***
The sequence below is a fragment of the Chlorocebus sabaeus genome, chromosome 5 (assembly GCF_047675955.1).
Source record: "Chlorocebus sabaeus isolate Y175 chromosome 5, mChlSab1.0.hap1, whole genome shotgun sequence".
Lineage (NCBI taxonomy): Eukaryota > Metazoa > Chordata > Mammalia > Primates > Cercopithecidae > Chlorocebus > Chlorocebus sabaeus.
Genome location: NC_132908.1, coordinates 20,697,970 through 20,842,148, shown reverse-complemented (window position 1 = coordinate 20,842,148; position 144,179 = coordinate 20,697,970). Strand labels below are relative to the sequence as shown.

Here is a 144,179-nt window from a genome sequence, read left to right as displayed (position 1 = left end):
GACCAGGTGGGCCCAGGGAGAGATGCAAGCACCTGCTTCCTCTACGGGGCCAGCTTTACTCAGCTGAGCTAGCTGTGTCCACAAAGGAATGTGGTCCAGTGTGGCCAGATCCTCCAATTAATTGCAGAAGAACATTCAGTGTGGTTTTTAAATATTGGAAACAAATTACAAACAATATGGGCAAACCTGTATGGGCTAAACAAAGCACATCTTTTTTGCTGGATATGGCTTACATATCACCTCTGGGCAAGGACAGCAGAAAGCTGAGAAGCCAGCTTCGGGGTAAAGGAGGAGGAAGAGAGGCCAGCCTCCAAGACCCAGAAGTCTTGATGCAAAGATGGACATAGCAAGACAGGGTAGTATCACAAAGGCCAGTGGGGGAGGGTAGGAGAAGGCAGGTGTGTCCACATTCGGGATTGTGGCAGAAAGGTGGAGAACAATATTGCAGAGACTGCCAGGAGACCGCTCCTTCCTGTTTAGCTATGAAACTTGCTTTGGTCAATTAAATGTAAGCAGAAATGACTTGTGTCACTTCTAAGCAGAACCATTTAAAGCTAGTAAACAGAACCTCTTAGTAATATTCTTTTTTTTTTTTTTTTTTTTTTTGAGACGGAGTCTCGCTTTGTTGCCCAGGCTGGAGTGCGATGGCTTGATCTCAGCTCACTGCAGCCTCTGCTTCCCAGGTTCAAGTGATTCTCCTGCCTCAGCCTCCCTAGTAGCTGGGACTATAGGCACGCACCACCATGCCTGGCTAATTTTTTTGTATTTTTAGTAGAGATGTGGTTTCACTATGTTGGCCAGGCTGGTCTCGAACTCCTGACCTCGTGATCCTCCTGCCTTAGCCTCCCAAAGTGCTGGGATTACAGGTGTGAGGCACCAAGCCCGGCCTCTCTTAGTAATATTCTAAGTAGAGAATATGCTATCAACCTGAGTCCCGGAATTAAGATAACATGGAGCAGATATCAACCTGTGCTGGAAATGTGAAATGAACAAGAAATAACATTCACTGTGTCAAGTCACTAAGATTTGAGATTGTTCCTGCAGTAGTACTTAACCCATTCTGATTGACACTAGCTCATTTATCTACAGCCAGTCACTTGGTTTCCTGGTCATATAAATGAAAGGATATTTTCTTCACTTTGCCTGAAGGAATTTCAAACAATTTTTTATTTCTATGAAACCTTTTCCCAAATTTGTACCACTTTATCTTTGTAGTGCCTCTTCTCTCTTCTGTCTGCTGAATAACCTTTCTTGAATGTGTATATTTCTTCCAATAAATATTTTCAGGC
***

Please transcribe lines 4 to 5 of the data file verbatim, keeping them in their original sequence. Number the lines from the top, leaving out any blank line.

Genome location: NC_132908.1, coordinates 20,697,970 through 20,842,148, shown reverse-complemented (window position 1 = coordinate 20,842,148; position 144,179 = coordinate 20,697,970). Strand labels below are relative to the sequence as shown.

Here is a 144,179-nt window from a genome sequence, read left to right as displayed (position 1 = left end):